Rhyolite

Rhyolite is a ghost town in the Nevada desert, a short drive from the town of Beatty and not too far from Death Valley National Park. It sits on a mixture of federal and private land.

 

History of Rhyolite

Rhyolite was founded in 1904, a year after prospectors Shorty Harris and Ed Cross found gold nearby. By 1908, it had a population of almost 8,000, but mine production began to fall. The town at its peak had electricity, telephones, a stock exchange, newspapers, and an opera house. People began to leave the town in 1910, and by 1920, the population had dwindled to just 14.

Rhyolite, Nevada

Rhyolite

 

Bottle House

It’s possible to see a few of the ruins of Rhyolite. The first you’ll most likely come to is Tom Kelly’s Bottle House. This three room house was built out of mud and bottles by Tom Kelly in 1906 as a prize in a raffle. It was restored by Paramount Pictures in 1925 for a silent film, The Air Mail.

Tom Kelly's Bottle House in Rhyolite, Nevada

Tom Kelly’s Bottle House

Tom Kelly's Bottle House in Rhyolite, Nevada

Tom Kelly’s Bottle House

Close-up of bottles on Tom Kelly's Bottle House in Rhyolite, Nevada

Close-up of bottles

Close-up of bottles on Tom Kelly's Bottle House in Rhyolite, Nevada

Close-up of bottles

Behind the house seems to be a model of the town in its heyday, constructed by shards of glass, wood, and mud.

Model of town behind Tom Kelly's Bottle House in Rhyolite, Nevada

Model of town

 

Ruins of Rhyolite

Next are the ruins of the school. It was built in 1909, but by that time, most of its students had moved away.

School in Rhyolite, Nevada

School

Further along on the left side of the road is the Overbury Building, which was used as a bank and offices. It had indoor plumbing and electric lights when it was built in 1907 at a cost of US$45,000.

Overbury Building in Rhyolite, Nevada

Overbury Building

Across the street are the ruins of the Porter Brothers’ Store, built in 1906. In the distance, you can spot the old jail and a residence. A walking trail can take you to those buildings.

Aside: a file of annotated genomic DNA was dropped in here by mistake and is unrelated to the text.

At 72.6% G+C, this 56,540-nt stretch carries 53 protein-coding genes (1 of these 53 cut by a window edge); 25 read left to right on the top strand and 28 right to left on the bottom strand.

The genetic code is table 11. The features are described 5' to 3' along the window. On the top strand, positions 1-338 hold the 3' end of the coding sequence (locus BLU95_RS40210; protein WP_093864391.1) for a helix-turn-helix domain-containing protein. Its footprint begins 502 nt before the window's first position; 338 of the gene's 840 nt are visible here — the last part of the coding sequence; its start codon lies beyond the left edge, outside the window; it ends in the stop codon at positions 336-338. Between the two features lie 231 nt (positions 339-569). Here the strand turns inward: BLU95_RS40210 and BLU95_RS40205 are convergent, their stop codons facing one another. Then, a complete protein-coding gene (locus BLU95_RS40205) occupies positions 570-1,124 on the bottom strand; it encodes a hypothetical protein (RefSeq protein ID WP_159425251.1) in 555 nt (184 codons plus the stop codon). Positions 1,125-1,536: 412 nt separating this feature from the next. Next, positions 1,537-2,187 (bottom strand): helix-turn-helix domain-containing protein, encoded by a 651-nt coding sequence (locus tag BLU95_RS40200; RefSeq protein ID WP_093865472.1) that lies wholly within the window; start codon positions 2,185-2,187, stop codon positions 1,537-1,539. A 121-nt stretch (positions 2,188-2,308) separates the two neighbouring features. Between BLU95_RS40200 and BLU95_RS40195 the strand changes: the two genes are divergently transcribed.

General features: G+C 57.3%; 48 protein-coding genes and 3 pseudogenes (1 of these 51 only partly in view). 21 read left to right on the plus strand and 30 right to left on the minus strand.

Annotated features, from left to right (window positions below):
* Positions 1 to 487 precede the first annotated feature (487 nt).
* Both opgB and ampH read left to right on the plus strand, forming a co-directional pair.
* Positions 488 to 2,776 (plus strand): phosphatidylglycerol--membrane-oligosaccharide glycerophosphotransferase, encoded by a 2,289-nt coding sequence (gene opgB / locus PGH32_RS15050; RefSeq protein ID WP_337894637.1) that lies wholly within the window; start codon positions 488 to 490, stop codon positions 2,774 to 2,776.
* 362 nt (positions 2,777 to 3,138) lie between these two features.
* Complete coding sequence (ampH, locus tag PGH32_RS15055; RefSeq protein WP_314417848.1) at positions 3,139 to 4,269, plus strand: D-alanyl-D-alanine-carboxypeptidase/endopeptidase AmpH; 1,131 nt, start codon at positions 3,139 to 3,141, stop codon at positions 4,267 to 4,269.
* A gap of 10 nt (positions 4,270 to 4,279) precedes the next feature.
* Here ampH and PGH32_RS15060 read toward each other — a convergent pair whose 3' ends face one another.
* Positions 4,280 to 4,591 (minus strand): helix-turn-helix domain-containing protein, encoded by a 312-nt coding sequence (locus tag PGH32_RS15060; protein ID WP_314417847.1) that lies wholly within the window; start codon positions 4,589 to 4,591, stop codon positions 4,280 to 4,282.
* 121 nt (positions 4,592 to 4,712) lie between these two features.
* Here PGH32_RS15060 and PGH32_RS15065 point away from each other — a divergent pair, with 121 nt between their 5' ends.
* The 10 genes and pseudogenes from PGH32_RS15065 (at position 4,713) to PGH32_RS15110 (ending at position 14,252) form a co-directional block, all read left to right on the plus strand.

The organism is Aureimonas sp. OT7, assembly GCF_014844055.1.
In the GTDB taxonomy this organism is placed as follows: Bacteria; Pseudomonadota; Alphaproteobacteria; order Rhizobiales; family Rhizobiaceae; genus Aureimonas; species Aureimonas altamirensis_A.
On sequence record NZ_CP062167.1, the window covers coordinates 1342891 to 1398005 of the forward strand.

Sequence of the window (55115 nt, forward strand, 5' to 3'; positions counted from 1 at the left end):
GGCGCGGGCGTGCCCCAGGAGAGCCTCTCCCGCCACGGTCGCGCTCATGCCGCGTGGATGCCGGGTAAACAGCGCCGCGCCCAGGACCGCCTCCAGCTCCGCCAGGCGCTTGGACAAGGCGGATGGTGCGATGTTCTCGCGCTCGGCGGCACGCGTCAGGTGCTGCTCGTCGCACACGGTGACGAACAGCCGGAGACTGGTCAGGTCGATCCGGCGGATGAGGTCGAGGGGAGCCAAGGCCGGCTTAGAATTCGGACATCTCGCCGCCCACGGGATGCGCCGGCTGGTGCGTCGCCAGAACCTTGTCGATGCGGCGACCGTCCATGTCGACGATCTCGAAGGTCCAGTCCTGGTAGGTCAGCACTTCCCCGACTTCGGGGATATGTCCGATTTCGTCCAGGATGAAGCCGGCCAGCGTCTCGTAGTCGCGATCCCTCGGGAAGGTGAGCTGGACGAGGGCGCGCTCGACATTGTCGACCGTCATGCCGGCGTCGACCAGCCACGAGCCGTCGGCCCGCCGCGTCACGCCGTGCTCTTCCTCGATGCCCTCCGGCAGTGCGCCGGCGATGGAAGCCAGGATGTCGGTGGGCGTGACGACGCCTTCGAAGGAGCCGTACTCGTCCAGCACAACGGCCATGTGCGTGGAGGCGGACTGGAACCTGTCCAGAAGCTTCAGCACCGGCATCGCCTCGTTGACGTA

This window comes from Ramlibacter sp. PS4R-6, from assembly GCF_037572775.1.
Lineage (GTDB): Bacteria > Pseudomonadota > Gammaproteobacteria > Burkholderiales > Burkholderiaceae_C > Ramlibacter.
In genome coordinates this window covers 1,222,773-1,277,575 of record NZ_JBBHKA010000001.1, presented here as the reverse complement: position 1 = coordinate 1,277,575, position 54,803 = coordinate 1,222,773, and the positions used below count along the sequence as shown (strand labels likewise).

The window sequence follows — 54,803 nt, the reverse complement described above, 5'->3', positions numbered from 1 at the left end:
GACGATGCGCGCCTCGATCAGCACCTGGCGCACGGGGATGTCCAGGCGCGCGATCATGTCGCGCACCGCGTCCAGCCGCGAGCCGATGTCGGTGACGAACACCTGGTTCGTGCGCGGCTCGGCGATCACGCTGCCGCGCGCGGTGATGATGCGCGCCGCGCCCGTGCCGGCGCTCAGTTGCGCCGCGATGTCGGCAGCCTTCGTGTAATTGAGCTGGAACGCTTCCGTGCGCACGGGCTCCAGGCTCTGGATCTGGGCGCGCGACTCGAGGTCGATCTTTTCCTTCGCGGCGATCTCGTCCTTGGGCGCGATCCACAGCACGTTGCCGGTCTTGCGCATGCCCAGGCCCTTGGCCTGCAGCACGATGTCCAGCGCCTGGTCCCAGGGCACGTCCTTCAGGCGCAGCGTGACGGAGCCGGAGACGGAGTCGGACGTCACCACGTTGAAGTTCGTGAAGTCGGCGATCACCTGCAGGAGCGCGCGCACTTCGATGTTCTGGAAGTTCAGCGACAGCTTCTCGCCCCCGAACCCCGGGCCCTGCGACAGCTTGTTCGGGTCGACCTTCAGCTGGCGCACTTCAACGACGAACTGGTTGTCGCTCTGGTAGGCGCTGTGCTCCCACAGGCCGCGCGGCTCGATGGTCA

Porter Brothers' Store in Rhyolite, Nevada

Porter Brothers’ Store

Porter Brothers' Store in Rhyolite, Nevada

Porter Brothers’ Store

Jail and residence in Rhyolite, Nevada

Jail and residence

The next building as you continue along the road is the Cook Bank Building, which was built in 1908 for US$90,000. It had the town’s post office in the basement, the bank on the ground floor, and offices on the 2nd and 3rd floors. The building had marble floors, steam heating, and electric lights.

Cook Bank Building in Rhyolite, Nevada

Cook Bank Building

At the end of the road is the Las Vegas and Tonopah Depot, which is privately owned. It was built in June 1909 for one of the three railroads that served Rhyolite.

Las Vegas and Tonopah Depot in Rhyolite, Nevada

Las Vegas and Tonopah Depot

Las Vegas and Tonopah Depot in Rhyolite, Nevada

Las Vegas and Tonopah Depot

Entrance of the Las Vegas and Tonopah Depot in Rhyolite, Nevada

Entrance of the Las Vegas and Tonopah Depot

Las Vegas and Tonopah Depot in Rhyolite, Nevada

Las Vegas and Tonopah Depot

Near the depot is an old caboose from a Union Pacific train.

Union Pacific caboose in Rhyolite, Nevada

Union Pacific caboose

 

Cemetery

As you’re leaving Rhyolite, on a dirt road just off the main road near NV 374 is the old cemetery. It’s a very simple cemetery with a plaque commemorating all who passed through the town and opened Nevada to mining.

Cemetery in Rhyolite, Nevada

Cemetery

Entrance to the cemetery in Rhyolite, Nevada

Entrance to the cemetery

There are several simple graves of people who lived in the town. Many of the more recent graves are for people who had long since left the town and died several years later.

A simple grave at the cemetery in Rhyolite, Nevada

A simple grave

A simple grave at the cemetery in Rhyolite, Nevada

A simple grave

More recent grave at the cemetery in Rhyolite, Nevada

More recent grave

More recent grave at the cemetery in Rhyolite, Nevada

More recent grave

 

Goldwell Open Air Museum

Finally, you can’t visit Rhyolite without stopping by the Goldwell Open Air Museum. A group of Belgian artists, led by the late Albert Szukalski, created the art to be displayed in the middle of the desert. The museum is open 24/7 and admission is free. It is, however, on private land.

Goldwell Open Air Museum in Rhyolite, Nevada

Goldwell Open Air Museum

Two of Szukalski’s pieces at the museum include his version of “The Last Supper” (1984) and “Ghost Rider” (1984).

The Last Supper at the Goldwell Open Air Museum in Rhyolite, Nevada

The Last Supper

Ghost Rider at the Goldwell Open Air Museum in Rhyolite, Nevada

Ghost Rider

Other works of art you can see are “Lady Desert: The Venus of Nevada” (1992) by Dr. Hugo Heyrman; Sofie Siegmann’s “Sit Here!” (2000); and “Tribute to Shorty Harris” (1994) by Fred Bervoets.

Lady Desert: The Venus of Nevada at the Goldwell Open Air Museum in Rhyolite, Nevada

Lady Desert: The Venus of Nevada

Lady Desert: The Venus of Nevada at the Goldwell Open Air Museum in Rhyolite, Nevada

Lady Desert: The Venus of Nevada

Sit Here! at the Goldwell Open Air Museum in Rhyolite, Nevada

Sit Here!

Tribute to Shorty Harris at the Goldwell Open Air Museum in Rhyolite, Nevada

Tribute to Shorty Harris

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